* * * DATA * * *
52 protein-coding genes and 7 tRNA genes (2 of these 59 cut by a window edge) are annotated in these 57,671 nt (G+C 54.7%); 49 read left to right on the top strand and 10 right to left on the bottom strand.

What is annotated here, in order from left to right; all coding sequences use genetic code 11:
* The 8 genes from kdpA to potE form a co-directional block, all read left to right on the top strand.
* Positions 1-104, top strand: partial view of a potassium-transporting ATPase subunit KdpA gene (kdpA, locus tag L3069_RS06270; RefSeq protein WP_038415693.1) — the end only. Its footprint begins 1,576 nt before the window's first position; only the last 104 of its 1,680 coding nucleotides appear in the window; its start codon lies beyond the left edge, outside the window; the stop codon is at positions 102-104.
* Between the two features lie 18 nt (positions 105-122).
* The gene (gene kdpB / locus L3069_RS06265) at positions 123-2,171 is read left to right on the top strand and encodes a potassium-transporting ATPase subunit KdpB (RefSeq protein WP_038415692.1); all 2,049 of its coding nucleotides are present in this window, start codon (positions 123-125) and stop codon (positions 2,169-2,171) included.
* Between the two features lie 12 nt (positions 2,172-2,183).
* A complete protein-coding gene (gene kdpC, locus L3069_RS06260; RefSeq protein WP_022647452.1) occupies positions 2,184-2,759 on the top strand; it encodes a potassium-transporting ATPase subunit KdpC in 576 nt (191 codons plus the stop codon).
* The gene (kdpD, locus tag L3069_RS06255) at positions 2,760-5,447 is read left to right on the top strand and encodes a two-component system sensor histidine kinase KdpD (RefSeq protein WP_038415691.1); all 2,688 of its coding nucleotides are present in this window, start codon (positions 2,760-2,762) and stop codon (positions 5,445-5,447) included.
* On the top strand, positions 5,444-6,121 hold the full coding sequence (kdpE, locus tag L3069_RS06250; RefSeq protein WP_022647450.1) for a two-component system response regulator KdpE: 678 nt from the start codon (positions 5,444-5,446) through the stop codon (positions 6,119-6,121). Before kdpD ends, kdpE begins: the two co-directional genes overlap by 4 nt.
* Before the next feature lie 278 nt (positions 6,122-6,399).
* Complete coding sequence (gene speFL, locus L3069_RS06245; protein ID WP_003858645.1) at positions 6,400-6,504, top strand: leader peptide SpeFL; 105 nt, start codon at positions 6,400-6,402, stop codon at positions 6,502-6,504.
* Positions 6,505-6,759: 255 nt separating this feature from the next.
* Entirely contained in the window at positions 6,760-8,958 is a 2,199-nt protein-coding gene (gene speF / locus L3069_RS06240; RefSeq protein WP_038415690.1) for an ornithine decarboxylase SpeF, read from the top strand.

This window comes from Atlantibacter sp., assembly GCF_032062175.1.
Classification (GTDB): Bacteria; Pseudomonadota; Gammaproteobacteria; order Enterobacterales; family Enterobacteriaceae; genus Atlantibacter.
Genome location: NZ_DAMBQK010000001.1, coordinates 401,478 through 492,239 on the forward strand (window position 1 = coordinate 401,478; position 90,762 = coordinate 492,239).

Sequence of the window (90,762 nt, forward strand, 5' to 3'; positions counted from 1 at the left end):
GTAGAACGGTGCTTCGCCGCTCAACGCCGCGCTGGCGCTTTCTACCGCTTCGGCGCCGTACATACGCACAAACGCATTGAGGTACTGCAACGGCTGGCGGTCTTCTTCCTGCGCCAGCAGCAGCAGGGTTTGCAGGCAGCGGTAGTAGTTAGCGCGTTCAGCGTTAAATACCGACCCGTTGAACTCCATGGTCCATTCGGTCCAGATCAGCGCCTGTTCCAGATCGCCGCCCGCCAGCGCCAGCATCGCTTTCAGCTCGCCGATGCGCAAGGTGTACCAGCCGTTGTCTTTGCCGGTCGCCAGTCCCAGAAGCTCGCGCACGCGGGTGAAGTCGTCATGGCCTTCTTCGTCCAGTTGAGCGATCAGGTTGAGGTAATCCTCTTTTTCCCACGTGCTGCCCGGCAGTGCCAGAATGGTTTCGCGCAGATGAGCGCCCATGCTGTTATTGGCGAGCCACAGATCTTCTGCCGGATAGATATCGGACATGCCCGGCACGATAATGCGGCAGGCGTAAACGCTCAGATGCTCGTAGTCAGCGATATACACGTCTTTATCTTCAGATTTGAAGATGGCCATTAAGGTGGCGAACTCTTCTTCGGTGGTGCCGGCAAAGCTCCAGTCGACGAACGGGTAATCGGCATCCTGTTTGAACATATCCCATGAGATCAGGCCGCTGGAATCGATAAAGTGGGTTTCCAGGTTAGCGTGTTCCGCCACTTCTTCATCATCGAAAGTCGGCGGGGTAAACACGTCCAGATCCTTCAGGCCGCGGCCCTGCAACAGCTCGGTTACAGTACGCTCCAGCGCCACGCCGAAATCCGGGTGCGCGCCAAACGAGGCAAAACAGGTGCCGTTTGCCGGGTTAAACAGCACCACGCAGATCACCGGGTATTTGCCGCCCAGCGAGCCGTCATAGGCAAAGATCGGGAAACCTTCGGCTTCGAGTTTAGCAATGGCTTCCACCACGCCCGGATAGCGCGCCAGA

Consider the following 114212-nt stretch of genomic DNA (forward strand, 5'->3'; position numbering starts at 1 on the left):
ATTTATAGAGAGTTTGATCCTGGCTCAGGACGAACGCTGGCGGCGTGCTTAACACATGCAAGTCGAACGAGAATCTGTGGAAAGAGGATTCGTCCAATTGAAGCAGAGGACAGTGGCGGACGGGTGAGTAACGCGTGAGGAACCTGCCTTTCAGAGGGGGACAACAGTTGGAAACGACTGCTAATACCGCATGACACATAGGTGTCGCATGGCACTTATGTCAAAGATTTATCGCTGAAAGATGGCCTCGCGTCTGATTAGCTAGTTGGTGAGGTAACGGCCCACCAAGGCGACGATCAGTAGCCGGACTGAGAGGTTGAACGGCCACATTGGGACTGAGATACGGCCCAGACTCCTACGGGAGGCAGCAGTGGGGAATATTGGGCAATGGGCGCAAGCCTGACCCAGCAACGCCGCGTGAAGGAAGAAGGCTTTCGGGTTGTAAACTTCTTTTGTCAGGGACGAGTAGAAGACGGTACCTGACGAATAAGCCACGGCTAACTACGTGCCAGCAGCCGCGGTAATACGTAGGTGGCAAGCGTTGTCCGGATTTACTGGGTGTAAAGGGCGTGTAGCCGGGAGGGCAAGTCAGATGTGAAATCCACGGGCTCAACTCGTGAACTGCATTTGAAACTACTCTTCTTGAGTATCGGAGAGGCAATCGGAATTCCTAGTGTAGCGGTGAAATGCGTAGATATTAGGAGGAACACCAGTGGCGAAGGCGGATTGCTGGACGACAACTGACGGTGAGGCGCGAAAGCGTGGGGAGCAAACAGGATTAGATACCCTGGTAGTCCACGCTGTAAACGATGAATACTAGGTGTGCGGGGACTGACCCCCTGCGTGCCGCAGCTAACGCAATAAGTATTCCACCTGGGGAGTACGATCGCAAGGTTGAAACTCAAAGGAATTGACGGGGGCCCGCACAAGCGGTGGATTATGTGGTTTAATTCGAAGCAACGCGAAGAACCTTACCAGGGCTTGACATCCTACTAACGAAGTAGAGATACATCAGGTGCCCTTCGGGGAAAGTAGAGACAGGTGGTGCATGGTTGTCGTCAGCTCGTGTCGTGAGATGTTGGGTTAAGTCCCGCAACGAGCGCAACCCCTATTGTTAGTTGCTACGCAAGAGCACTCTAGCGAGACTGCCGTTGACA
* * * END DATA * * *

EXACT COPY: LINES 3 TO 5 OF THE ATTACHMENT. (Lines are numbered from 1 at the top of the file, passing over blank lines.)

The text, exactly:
* The 8 genes from kdpA to potE form a co-directional block, all read left to right on the top strand.
* Positions 1-104, top strand: partial view of a potassium-transporting ATPase subunit KdpA gene (kdpA, locus tag L3069_RS06270; RefSeq protein WP_038415693.1) — the end only. Its footprint begins 1,576 nt before the window's first position; only the last 104 of its 1,680 coding nucleotides appear in the window; its start codon lies beyond the left edge, outside the window; the stop codon is at positions 102-104.
* Between the two features lie 18 nt (positions 105-122).